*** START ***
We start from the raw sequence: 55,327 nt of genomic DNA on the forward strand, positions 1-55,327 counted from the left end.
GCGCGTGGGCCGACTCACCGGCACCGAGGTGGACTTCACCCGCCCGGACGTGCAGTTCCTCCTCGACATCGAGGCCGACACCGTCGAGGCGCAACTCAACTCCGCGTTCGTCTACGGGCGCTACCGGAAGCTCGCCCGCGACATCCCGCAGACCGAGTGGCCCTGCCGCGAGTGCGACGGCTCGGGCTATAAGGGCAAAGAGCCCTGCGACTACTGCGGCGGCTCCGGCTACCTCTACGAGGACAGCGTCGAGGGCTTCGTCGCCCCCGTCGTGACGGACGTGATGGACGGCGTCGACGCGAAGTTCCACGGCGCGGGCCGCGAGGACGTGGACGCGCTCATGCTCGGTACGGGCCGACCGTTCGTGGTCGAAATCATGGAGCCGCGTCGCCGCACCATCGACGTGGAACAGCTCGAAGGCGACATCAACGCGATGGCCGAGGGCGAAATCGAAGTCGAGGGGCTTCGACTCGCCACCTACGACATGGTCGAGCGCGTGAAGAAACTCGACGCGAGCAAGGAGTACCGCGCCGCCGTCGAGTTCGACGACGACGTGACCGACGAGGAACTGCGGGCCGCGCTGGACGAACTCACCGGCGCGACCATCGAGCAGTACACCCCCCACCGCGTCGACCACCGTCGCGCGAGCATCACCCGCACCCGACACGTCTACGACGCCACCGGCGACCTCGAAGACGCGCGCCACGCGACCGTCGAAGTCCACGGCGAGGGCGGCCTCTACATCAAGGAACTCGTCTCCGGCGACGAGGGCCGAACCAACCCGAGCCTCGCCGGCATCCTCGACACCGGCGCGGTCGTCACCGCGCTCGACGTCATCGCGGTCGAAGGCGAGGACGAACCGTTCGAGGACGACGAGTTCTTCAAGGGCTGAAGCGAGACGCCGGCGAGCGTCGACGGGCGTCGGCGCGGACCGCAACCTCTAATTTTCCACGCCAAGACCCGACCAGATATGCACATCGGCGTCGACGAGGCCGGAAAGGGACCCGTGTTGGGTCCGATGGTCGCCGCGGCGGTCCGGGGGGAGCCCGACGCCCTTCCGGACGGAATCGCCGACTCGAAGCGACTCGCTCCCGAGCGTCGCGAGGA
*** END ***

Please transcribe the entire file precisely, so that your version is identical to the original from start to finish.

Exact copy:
We start from the raw sequence: 55,327 nt of genomic DNA on the forward strand, positions 1-55,327 counted from the left end.
GCGCGTGGGCCGACTCACCGGCACCGAGGTGGACTTCACCCGCCCGGACGTGCAGTTCCTCCTCGACATCGAGGCCGACACCGTCGAGGCGCAACTCAACTCCGCGTTCGTCTACGGGCGCTACCGGAAGCTCGCCCGCGACATCCCGCAGACCGAGTGGCCCTGCCGCGAGTGCGACGGCTCGGGCTATAAGGGCAAAGAGCCCTGCGACTACTGCGGCGGCTCCGGCTACCTCTACGAGGACAGCGTCGAGGGCTTCGTCGCCCCCGTCGTGACGGACGTGATGGACGGCGTCGACGCGAAGTTCCACGGCGCGGGCCGCGAGGACGTGGACGCGCTCATGCTCGGTACGGGCCGACCGTTCGTGGTCGAAATCATGGAGCCGCGTCGCCGCACCATCGACGTGGAACAGCTCGAAGGCGACATCAACGCGATGGCCGAGGGCGAAATCGAAGTCGAGGGGCTTCGACTCGCCACCTACGACATGGTCGAGCGCGTGAAGAAACTCGACGCGAGCAAGGAGTACCGCGCCGCCGTCGAGTTCGACGACGACGTGACCGACGAGGAACTGCGGGCCGCGCTGGACGAACTCACCGGCGCGACCATCGAGCAGTACACCCCCCACCGCGTCGACCACCGTCGCGCGAGCATCACCCGCACCCGACACGTCTACGACGCCACCGGCGACCTCGAAGACGCGCGCCACGCGACCGTCGAAGTCCACGGCGAGGGCGGCCTCTACATCAAGGAACTCGTCTCCGGCGACGAGGGCCGAACCAACCCGAGCCTCGCCGGCATCCTCGACACCGGCGCGGTCGTCACCGCGCTCGACGTCATCGCGGTCGAAGGCGAGGACGAACCGTTCGAGGACGACGAGTTCTTCAAGGGCTGAAGCGAGACGCCGGCGAGCGTCGACGGGCGTCGGCGCGGACCGCAACCTCTAATTTTCCACGCCAAGACCCGACCAGATATGCACATCGGCGTCGACGAGGCCGGAAAGGGACCCGTGTTGGGTCCGATGGTCGCCGCGGCGGTCCGGGGGGAGCCCGACGCCCTTCCGGACGGAATCGCCGACTCGAAGCGACTCGCTCCCGAGCGTCGCGAGGA